Community Language Support Services (CLSS) will provide direct financial support and activities for carers in need.

Community Language Support Services (CLSS): The project aims to provide direct financial support to carers in need. Through its work, CLSS have identified that carers often fall through the gaps and their needs are left unmet by statutory services and supporting agencies. Many carers are struggling with social isolation and loneliness, poverty, depression, and lack of adequate support. Moreover, some carers also have no recourse to public funds and are unable to work to support themselves due to their caring responsibilities or illnesses.

Through vital support activities and individual grants including emergency funds, the project will support carers mainly from East Africa and Arabic speaking communities. Activities will include outreach, home visits, women’s groups, and health awareness sessions. The project will be held at St. Mellitus Church and span over three years.

“It was very humbling and inspiring to hear what people go through and their strength to keep going. [The cares panel] was a very rewarding experience making the final decisions, knowing it would be helping many carers who often do not receive the recognition they deserve.” ~ Sarah Page, Carers Panel member, and Mother2Mother participant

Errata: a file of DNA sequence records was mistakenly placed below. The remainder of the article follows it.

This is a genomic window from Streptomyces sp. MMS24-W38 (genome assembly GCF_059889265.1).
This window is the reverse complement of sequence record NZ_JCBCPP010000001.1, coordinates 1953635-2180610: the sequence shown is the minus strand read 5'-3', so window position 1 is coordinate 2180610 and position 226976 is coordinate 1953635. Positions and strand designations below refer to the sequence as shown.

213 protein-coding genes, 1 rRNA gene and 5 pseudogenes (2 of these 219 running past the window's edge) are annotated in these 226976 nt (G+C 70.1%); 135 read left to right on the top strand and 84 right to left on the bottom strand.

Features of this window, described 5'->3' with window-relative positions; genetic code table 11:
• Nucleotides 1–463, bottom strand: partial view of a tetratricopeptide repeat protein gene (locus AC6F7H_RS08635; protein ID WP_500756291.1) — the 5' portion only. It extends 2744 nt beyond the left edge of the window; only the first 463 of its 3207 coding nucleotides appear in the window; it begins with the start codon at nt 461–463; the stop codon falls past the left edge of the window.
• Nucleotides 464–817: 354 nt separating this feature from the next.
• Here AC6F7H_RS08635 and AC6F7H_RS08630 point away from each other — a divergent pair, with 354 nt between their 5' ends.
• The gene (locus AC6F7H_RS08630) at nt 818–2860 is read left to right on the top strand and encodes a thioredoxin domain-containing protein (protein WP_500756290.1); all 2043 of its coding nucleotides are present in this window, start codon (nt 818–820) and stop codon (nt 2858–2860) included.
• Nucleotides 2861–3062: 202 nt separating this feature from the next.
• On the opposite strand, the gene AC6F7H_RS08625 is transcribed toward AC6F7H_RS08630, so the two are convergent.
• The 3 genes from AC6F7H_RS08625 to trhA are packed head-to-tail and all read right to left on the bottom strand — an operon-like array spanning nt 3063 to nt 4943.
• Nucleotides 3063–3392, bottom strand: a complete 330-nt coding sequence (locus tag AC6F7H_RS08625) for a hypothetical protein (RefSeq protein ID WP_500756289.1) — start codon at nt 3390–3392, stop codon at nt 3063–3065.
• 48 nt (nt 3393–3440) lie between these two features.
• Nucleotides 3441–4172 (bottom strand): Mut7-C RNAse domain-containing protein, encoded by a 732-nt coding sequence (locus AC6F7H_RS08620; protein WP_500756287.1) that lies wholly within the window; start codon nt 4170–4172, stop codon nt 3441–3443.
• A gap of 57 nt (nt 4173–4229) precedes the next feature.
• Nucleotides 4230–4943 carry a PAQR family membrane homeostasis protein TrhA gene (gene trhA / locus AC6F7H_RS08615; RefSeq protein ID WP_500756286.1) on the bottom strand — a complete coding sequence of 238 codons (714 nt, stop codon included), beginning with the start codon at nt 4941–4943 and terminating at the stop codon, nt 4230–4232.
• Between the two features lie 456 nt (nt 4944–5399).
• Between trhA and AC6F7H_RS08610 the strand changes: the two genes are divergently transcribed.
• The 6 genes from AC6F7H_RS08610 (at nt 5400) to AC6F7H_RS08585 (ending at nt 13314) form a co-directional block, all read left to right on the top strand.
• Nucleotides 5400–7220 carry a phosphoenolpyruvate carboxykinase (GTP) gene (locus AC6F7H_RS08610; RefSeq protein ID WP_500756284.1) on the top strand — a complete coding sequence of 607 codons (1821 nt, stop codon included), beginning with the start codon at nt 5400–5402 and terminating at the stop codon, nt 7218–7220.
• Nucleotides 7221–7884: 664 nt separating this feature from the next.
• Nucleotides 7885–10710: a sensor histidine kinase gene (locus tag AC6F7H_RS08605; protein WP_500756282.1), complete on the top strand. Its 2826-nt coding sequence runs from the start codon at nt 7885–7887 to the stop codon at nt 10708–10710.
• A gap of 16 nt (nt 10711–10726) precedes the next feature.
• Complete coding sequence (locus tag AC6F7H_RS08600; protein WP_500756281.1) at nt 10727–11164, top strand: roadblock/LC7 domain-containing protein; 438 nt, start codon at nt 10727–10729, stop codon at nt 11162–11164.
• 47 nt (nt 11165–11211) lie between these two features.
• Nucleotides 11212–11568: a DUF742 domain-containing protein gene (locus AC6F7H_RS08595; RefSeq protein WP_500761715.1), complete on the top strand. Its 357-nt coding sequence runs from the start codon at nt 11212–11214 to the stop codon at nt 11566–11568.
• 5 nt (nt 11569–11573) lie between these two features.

Manor Gardens Welfare Trust: Held over a six-month period, activities will include weekly support groups, monthly workshops, and quarterly social events. Based in Islington, locations will vary to ensure accessibility, including community centre’s, local parks, and online platforms for virtual events. Services will be delivered through a combination of in-house staff, trained volunteers, and collaboration with local organisations. The initiative aims to provide varied and accessible support, fostering community engagement and peer support.

ADHD Islington: The project currently supports over 356 carers with increasing demand for support. The awarded grant will be spread over three years and include activities such as additional support sessions, wellbeing groups, one-on-one talking sessions, grants, and benefits advice. They also plan to set up a website for 24-hour support and provide laptops for form completion. Working with several partners in Islington, including HOYD, Islington Council, Family Fund, and Islington youth clubs including the Rose Bowl, the project aims to reach more carers in need, offering flexible and accessible support, reducing isolation, and enhancing wellbeing.

Featured image: Impact Report launch 2024, left to right: Jordan and Freya, Young Grant Makers, Anne, Programme Manager at Islington Giving & our parent charity, Cripplegate Foundation, Champika and Sarah, Carers Panellists. 

 

Carers’ Fund report

In early 2024 Islington Giving ran a fund for carers. This took a participatory approach, consulting with carers and carers’ organisations to shape the model,